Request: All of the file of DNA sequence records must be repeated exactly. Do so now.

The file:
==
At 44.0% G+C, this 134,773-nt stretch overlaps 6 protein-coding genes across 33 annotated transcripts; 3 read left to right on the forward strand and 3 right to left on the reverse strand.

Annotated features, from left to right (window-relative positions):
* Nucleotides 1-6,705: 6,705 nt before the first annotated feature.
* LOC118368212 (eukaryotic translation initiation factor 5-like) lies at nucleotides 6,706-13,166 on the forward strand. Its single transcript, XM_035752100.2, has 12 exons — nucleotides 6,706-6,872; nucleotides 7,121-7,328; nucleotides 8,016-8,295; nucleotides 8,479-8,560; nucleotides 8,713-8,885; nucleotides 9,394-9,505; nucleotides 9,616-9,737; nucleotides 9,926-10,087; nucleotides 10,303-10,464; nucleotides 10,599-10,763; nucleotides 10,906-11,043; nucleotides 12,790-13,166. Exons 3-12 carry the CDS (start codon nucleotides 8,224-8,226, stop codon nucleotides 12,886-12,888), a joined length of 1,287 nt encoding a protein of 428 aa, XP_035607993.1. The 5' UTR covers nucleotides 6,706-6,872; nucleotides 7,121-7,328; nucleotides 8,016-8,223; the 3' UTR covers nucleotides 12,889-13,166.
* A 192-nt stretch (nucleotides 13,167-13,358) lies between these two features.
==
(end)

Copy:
At 44.0% G+C, this 134,773-nt stretch overlaps 6 protein-coding genes across 33 annotated transcripts; 3 read left to right on the forward strand and 3 right to left on the reverse strand.

Annotated features, from left to right (window-relative positions):
* Nucleotides 1-6,705: 6,705 nt before the first annotated feature.
* LOC118368212 (eukaryotic translation initiation factor 5-like) lies at nucleotides 6,706-13,166 on the forward strand. Its single transcript, XM_035752100.2, has 12 exons — nucleotides 6,706-6,872; nucleotides 7,121-7,328; nucleotides 8,016-8,295; nucleotides 8,479-8,560; nucleotides 8,713-8,885; nucleotides 9,394-9,505; nucleotides 9,616-9,737; nucleotides 9,926-10,087; nucleotides 10,303-10,464; nucleotides 10,599-10,763; nucleotides 10,906-11,043; nucleotides 12,790-13,166. Exons 3-12 carry the CDS (start codon nucleotides 8,224-8,226, stop codon nucleotides 12,886-12,888), a joined length of 1,287 nt encoding a protein of 428 aa, XP_035607993.1. The 5' UTR covers nucleotides 6,706-6,872; nucleotides 7,121-7,328; nucleotides 8,016-8,223; the 3' UTR covers nucleotides 12,889-13,166.
* A 192-nt stretch (nucleotides 13,167-13,358) lies between these two features.